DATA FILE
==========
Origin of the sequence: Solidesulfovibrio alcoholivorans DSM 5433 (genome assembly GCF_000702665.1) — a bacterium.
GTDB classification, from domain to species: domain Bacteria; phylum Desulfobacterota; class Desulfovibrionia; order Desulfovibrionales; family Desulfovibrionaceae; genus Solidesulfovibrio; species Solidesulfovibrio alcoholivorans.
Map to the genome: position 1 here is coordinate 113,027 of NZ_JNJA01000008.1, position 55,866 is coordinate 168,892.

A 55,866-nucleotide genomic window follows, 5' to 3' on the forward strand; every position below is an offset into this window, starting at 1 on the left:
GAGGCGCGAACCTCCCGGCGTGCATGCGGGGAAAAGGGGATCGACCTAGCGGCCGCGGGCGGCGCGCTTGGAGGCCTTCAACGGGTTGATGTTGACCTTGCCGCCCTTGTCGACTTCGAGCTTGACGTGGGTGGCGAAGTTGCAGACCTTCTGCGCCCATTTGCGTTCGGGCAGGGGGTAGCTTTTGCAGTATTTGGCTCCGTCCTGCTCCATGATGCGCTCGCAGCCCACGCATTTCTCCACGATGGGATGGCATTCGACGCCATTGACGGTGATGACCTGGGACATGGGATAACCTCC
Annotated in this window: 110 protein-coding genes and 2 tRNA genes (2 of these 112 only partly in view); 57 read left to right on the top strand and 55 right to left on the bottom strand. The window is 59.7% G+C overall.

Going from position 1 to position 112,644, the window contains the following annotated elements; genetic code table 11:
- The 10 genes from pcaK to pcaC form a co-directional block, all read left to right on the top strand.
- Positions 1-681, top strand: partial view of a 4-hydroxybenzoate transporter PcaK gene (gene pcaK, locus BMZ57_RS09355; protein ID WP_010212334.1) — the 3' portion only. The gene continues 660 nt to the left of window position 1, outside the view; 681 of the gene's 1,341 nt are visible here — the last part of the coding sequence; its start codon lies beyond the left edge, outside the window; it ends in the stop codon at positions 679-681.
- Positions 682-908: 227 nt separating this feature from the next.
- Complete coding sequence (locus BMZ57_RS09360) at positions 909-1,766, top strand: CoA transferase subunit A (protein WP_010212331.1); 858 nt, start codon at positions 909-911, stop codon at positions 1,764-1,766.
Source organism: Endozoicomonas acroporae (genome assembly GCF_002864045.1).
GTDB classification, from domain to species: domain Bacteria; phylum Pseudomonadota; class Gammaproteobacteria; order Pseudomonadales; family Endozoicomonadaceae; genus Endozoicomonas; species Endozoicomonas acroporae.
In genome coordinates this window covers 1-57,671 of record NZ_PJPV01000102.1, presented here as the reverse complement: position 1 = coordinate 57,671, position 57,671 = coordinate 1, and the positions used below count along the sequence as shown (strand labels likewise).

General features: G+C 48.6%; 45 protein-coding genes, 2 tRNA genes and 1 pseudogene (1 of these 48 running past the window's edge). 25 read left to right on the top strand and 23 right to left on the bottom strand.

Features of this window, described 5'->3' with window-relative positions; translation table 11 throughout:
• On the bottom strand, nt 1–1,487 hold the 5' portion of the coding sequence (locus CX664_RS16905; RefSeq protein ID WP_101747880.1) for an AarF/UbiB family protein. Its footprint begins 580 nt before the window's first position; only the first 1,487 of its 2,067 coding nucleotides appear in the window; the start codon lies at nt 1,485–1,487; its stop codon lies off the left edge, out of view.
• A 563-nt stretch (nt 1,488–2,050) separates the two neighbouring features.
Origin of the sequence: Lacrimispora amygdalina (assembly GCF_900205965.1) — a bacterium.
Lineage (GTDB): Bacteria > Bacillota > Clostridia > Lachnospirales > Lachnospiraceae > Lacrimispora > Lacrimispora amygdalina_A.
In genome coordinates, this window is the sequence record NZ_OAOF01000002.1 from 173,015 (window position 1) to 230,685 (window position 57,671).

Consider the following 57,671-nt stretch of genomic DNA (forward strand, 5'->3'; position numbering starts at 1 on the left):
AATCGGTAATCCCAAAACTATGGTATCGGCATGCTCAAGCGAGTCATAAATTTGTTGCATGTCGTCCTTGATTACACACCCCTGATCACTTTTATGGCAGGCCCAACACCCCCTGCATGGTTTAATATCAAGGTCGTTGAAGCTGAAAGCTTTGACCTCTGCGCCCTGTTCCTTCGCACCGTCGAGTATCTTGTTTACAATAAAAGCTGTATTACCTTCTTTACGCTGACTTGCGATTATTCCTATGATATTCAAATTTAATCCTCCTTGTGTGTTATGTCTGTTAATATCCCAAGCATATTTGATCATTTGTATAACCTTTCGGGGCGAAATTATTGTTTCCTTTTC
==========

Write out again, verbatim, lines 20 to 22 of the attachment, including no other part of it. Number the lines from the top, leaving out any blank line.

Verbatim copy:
Lineage (GTDB): Bacteria > Bacillota > Clostridia > Lachnospirales > Lachnospiraceae > Lacrimispora > Lacrimispora amygdalina_A.
In genome coordinates, this window is the sequence record NZ_OAOF01000002.1 from 173,015 (window position 1) to 230,685 (window position 57,671).

Consider the following 57,671-nt stretch of genomic DNA (forward strand, 5'->3'; position numbering starts at 1 on the left):